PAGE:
He said, “Some people have been kicking against sex education because they believe that when one uses the word sex, one is actually talking about sexual intercourse and not just the anatomy. But when it comes to children, I believe parents should start telling their children about their private body parts as from the age of one or two. This would help the child to understand his or her body as he or she grows up.”
Obom-Egbulem likened such basic sex education to ‘arming children against abuse.”
He stated, “Sexual abuse is a real concern at that level. We should draw a line between sex education and sexual intercourse. Parents should help their children to become familiar and comfortable with their body parts. For child rights activist, Mrs. Helen Oshikoya, sex education should be taught at the appropriate time, from the puberty ages between of 11 and 13.
Oshikoya however noted that sexual awareness should not be introduced earlier.
She said, “Children should be made to be aware of the basics about their body parts. Also, one can inform them that if they are touched inappropriately or gestures of sexual contents are made to them, they should report such to their parents.”
Besides, Fowowe added that sex education should begin at different stages.
He explained further: “There is what is called age appropriation sexual education, The first stage can start when the child is between 18 months and three years, the next stage is from ages three to five; then five to eight, eight to 12, and from 13 to 18. At these different stages, the children are taught different basics about sex and values according to the age and maturity.’’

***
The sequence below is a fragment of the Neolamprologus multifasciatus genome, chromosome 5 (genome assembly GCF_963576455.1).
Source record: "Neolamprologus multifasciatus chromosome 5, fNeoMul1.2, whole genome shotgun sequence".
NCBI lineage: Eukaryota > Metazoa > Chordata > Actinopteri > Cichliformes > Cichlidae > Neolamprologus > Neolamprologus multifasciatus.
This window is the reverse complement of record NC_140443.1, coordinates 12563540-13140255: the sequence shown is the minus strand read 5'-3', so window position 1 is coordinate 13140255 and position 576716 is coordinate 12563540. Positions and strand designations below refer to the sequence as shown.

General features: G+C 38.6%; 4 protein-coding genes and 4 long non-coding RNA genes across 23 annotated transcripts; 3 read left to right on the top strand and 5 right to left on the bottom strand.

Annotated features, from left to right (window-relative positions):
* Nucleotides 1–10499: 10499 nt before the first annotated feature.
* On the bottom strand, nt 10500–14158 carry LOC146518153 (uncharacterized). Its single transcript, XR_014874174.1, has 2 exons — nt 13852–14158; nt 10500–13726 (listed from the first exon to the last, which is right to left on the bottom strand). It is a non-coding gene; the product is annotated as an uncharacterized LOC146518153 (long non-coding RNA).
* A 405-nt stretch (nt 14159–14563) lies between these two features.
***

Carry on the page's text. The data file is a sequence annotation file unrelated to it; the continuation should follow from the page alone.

He also said, “The challenge is that when parents hear of sexual education, they think it is connotes teaching them about penetration sex. That is not even involved until the child is old enough, at about 13 or 14. From the age of three for example, the child needs to be taught about the body parts, and the proper names and differences between private and public body parts and how to handle the parts. For the younger ages, story-telling, role plays and songs are good methods to use in teaching them basic sex education. From five years upwards, the format changes, which includes, ‘fire on the mountain’ – what children should avoid, and so on.”
Falaye said parents should take it as a responsibility to teach their children basic sex education, and not leave it to others to teach them. She noted that the lack of sex education and awareness of the issue had led to several problems plaguing children and society.
She said, “Experimentation in adolescence and peer influence causes a lot of misguided sexual actions. That’s why there should be mother-daughter, father-son communication on sex education, and let them know the right information. Research has shown that when there is good mother-daughter communication on sex, the girl is wholesome as far as sex behaviour is concerned. It is the same with the father-son relationship.”
On her part, Founder, Media Concern Initiative, Princess Olufemi-Kayode, agreed with Falaye, adding that the best time to teach sex education should be immediately the child started inquiring about it.
She said, ‘‘It is the best time to start teaching one’s child about basic sex education also called sexuality or life skill education, just like one tells children that they should stay away from fire and the reasons why; because today’s children are more advanced and their curiosity is more heightened.”